A few days ago, I went on a rant about photography blogs that were more concerned with their advertisers than their readers. What I left out were tips on how to get it right.
Matt Gemmell just wrote an interesting article breaking down his experiences creating great reader-driven sites:
“I’ve spent inordinate amounts of time writing for the web; a third of my life, in fact. For most of that time, I somehow neglected to consider that perhaps my own preferences and behaviours as a reader might also apply to those who read my output.
When I visit a new blog, as I do several times each day, my first assessment is whether the content is obscured by the design. I’ll rarely consider whether the design enhances the content. I’m visiting for a purpose, and the purpose is to read.”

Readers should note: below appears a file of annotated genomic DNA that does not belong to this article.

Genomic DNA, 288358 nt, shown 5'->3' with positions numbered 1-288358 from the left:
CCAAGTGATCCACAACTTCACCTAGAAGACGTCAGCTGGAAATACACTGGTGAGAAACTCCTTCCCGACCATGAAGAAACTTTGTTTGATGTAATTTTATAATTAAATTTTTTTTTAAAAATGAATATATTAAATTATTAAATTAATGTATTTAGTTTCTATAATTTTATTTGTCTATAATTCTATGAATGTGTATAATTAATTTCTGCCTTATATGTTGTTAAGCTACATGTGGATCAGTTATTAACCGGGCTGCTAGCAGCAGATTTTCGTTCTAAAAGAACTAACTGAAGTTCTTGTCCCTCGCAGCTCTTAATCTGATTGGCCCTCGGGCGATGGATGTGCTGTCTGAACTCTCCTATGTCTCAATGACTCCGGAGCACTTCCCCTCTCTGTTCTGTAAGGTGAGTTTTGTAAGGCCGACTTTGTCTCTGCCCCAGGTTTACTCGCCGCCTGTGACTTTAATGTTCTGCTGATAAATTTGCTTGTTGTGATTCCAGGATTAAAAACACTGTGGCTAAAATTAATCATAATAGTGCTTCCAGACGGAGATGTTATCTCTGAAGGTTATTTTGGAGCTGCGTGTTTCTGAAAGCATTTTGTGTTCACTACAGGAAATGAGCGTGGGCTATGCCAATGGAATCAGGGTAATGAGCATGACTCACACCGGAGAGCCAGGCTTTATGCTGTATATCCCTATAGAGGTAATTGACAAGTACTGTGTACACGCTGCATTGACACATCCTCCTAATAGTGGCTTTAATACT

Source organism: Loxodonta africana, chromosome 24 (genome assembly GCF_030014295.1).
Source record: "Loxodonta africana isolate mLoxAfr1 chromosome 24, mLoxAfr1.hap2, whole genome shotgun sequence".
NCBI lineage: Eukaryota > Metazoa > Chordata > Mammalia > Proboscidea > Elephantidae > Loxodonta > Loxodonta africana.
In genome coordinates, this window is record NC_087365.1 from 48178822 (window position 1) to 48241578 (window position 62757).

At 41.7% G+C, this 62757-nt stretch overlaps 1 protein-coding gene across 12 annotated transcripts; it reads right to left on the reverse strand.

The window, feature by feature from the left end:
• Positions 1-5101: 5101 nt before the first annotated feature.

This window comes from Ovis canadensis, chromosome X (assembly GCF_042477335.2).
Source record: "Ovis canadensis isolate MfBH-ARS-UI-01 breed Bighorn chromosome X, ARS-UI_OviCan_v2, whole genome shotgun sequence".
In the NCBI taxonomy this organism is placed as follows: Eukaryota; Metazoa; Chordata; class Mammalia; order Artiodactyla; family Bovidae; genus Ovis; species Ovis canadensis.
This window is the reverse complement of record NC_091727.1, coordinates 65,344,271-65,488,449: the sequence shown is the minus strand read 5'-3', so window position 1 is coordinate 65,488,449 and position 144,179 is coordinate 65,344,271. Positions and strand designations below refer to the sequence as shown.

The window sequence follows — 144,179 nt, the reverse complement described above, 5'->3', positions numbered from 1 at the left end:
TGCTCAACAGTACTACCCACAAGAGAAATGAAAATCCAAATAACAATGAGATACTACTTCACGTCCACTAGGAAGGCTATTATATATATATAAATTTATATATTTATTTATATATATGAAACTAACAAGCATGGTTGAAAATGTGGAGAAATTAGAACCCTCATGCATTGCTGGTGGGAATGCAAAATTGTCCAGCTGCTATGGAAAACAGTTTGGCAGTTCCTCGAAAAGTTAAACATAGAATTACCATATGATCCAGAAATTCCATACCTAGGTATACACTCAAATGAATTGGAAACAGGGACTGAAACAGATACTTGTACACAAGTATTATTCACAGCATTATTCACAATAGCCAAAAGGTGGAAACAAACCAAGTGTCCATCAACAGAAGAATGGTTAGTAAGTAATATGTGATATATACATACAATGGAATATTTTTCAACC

He includes a lot of great tips. Go read it.
Leo Babauta is the kind of blogging success story you read about in books. A few months ago, he shared his philosophy on designing for the reader:
“When you create an amazing reading experience for the reader, he or she will appreciate it. The reader will love your great content (I hope), and then decide whether to bookmark it, email it, share it, subscribe, whatever. But without the reading experience, all the rest isn’t happening.”
The article is full of great advice on how to create that experience and how he made a business of it. Go read it.
As photographers, we’d often prefer to focus on imagery. But, remember, the primary activity on the web is reading. In short, get out of your content’s way.